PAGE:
While New York Mayor Bill de Blasio swept into office with a convincing electoral victory last fall, the first few months of his tenure have been challenging. He’s struggled to find leverage in the battle over how to fund universal pre-K in the city, and his recent attempt to constrain public charter schools has made him more enemies than friends. In a new Daily Beast column, I argue that this is partly because education reform’s opponents have yet to articulate an alternate education agenda:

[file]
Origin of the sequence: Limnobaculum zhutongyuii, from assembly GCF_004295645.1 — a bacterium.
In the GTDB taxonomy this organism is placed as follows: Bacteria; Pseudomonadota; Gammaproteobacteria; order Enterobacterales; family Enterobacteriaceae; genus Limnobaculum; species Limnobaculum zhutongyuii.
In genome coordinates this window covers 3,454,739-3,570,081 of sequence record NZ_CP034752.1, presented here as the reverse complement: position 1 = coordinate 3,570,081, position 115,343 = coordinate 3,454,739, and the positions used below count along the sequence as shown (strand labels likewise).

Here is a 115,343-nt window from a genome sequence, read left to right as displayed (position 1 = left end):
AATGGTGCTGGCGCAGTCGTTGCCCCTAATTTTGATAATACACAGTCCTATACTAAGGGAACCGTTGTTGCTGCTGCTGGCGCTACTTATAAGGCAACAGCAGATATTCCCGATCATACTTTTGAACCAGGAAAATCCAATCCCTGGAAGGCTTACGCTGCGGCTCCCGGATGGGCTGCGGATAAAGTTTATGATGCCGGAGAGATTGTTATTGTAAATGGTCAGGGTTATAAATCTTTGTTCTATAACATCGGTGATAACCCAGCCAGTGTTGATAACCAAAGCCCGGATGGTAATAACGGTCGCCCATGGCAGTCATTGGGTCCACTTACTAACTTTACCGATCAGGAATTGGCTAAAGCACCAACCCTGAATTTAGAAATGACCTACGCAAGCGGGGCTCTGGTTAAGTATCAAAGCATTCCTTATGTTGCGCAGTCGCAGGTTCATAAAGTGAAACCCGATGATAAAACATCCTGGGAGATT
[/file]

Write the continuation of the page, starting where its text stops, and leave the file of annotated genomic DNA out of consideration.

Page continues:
Perhaps de Blasio misread his electoral mandate. Sure, his victory validated the basic “tale of two cities” premise of his campaign, that he would reverse the income inequality that had grown under Michael Bloomberg. But did de Blasio win because New Yorkers were ready to ax charters? Last October, a Quinnipiac poll showed that only 24 percent of likely voters listed education as their top priority, and just 18 percent of likely voters wanted to see fewer charters in the city. There are lots of ways to address the city’s inequality, many of which have nothing to do with public charter schools.

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[Cross-posted at Ed Central]

Conor Williams

Conor Williams is a Senior Researcher in the Early Education Initiative at the New America Foundation. Find him on Twitter: @ConorPWilliams